Articular cartilage repair

Enhancing adipose stem cell chondrogenesis: A study on the roles of dexamethasone, transforming growth factor β3 and ascorbate supplements and their combination

Published on: 31st July, 2017

OCLC Number/Unique Identifier: 7317597470

Varied exogenous chondrogenic factors (CFs) are implicated in promoting differentiation of stem cells along a chondrocyte lineage in the field of regenerative tissue engineering for articular cartilage repair. The effects of dexamethasone, transforming growth factor β3 (TGF-β3), ascorbate, and their combinations, on mRNA expression in micromass-cultured human adipose derived stem cells (hADSCs) were investigated as a function of time. Indices include chondrogenic, hypertrophic, angiogenic, fibrogenic and osteogenic markers along with mechanical properties, assessed by atomic force microscopy. Early in the culture, i.e., at day three, no significant differences in mRNA expression of SOX9, aggrecan, lubricin, Col XI, Col X, vascular endothelial growth factor, Col I, and alkaline phosphatase were observed among samples treated with different CFs. However, significant differences in mRNA expression levels of pre-mentioned markers among samples treated with each CF exist when samples were supplied with the CFs for more than three days. A new indexing scheme summing expression of chondrogenic and subtracting non-chondrogenic angiogenic, fibrogenic and osteogenic marker levels shows dexamethasone is the overall leading CF among the factors and their combinations. Based on this scheme, we have projected not only the possible signaling pathways which might be affected by addition of CFs but also hypothetical indexes that may occur upon temporal variation of growth factor regimens.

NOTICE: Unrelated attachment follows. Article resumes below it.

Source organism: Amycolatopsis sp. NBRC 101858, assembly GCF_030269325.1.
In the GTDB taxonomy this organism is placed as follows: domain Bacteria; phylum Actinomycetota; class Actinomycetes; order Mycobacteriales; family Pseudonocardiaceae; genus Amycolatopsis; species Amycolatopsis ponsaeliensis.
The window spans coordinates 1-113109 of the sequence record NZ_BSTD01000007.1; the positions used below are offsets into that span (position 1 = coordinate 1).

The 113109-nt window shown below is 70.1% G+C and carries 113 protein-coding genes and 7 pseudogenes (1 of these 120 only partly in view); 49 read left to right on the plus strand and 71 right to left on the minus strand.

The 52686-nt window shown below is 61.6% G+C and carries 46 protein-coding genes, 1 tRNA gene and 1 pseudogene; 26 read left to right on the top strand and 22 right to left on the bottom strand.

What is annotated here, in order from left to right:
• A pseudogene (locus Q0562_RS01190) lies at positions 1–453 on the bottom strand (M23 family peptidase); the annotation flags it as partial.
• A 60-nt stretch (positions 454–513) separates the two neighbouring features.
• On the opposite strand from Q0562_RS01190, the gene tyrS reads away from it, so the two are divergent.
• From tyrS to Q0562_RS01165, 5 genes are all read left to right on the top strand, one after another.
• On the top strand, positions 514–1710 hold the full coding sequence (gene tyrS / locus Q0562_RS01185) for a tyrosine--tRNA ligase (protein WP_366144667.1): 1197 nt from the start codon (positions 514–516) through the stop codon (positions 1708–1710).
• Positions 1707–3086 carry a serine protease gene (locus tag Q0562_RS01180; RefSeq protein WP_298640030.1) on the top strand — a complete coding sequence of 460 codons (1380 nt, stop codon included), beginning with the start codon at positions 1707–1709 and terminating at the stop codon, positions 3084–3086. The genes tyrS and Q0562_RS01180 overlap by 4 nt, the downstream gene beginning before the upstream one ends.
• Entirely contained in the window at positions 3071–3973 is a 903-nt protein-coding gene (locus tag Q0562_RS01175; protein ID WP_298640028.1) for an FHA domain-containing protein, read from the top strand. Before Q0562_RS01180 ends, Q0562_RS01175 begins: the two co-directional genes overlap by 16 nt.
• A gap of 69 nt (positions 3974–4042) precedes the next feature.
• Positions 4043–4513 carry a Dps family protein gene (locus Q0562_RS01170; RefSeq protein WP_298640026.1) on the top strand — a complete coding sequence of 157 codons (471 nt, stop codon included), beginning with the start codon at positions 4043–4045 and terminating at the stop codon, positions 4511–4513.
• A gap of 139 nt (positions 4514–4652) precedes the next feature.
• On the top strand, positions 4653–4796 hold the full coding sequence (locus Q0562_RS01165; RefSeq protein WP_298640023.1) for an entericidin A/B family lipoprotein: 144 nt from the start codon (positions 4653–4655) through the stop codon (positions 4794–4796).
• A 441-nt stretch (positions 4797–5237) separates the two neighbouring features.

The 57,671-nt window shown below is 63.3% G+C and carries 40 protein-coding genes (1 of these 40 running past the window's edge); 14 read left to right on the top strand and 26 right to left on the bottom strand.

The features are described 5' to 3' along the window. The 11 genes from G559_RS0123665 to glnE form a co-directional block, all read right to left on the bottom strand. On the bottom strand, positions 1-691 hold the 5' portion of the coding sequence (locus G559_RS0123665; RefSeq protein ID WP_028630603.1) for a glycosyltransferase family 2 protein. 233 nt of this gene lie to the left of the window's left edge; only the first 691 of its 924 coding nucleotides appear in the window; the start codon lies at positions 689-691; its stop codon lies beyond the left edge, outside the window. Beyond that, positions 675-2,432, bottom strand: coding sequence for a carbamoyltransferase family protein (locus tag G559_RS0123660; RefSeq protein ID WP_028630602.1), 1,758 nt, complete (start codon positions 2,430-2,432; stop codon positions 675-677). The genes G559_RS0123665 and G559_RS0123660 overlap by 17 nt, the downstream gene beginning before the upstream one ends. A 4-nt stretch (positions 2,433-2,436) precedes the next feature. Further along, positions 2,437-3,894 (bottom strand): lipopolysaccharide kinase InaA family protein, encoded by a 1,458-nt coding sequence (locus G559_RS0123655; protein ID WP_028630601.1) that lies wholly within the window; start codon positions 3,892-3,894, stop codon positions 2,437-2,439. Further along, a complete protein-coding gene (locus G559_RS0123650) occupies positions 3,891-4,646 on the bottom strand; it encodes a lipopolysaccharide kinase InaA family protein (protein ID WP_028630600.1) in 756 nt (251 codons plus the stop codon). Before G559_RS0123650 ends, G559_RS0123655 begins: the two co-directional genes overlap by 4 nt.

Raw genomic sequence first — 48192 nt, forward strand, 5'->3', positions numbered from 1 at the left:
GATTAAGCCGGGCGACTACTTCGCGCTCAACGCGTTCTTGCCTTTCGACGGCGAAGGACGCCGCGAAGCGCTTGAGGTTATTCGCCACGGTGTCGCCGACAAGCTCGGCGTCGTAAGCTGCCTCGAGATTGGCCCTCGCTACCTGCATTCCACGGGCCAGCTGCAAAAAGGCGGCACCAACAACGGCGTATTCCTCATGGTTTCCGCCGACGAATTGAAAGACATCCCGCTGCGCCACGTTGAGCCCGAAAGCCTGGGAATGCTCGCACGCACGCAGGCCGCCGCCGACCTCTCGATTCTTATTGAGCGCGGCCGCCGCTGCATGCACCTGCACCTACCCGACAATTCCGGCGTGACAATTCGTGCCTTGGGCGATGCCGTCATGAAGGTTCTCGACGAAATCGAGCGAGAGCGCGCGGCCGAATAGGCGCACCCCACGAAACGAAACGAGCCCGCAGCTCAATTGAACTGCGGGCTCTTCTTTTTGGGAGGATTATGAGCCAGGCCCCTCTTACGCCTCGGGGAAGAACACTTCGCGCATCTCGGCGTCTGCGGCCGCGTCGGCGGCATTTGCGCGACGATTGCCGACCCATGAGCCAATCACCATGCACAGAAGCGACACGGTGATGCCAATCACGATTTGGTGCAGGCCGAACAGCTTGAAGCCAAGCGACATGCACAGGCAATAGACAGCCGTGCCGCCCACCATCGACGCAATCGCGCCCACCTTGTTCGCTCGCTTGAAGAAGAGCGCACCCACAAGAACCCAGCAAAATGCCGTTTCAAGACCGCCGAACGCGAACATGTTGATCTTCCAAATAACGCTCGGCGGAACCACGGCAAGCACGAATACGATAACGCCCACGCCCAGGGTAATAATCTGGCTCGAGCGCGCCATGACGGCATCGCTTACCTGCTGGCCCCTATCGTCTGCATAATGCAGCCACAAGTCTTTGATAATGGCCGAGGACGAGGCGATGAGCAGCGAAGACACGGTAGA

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A flow perfusion bioreactor with controlled mechanical stimulation: Application in cartilage tissue engineering and beyond

Published on: 13th June, 2018

OCLC Number/Unique Identifier: 7815003397

To repair articular cartilage (AC) defects in osteoarthritic patients, one approach is to engineer three-dimensional grafts with physicochemical properties similar to endogenous AC. Such grafts can be grown in bioreactors that provide environmental conditions favoring chondrogenesis. Studies show mechanical stimulation during the culturing process greatly enhances development of functional engineered grafts. A review of literature on bioreactor options reveals a lack of capacity to simultaneously stimulate cells with a combination of shear stress and oscillating hydrostatic pressure, both of which are important parts of the in vivo AC environment. It is hypothesized that combining both forces in a new bioreactor design will contribute to better AC tissue growth. In this paper, we provide a brief review of bioreactors and describe a new computer-controlled perfusion and pressurized bioreactor system, and the novelty of its control programming features for service in a host of applications. We briefly summarize results on synergistic effects in employing perfusion, oscillating hydrostatic pressure in a scaffold free environment and with the addition of encapsulation for inducing chondrogenesis. We further describe efforts to modify the newly developed system to include a continuous flow and pressurized centrifugal mode to enhance further the capabilities for inclusion of very high shear stresses. Applications for several other cell and tissue engineering approaches are discussed. 
Cite this ArticleCrossMarkPublonsHarvard Library HOLLISGrowKudosResearchGateBase SearchOAI PMHAcademic MicrosoftScilitSemantic ScholarUniversite de ParisUW LibrariesSJSU King LibrarySJSU King LibraryNUS LibraryMcGillDET KGL BIBLiOTEKJCU DiscoveryUniversidad De LimaWorldCatVU on WorldCat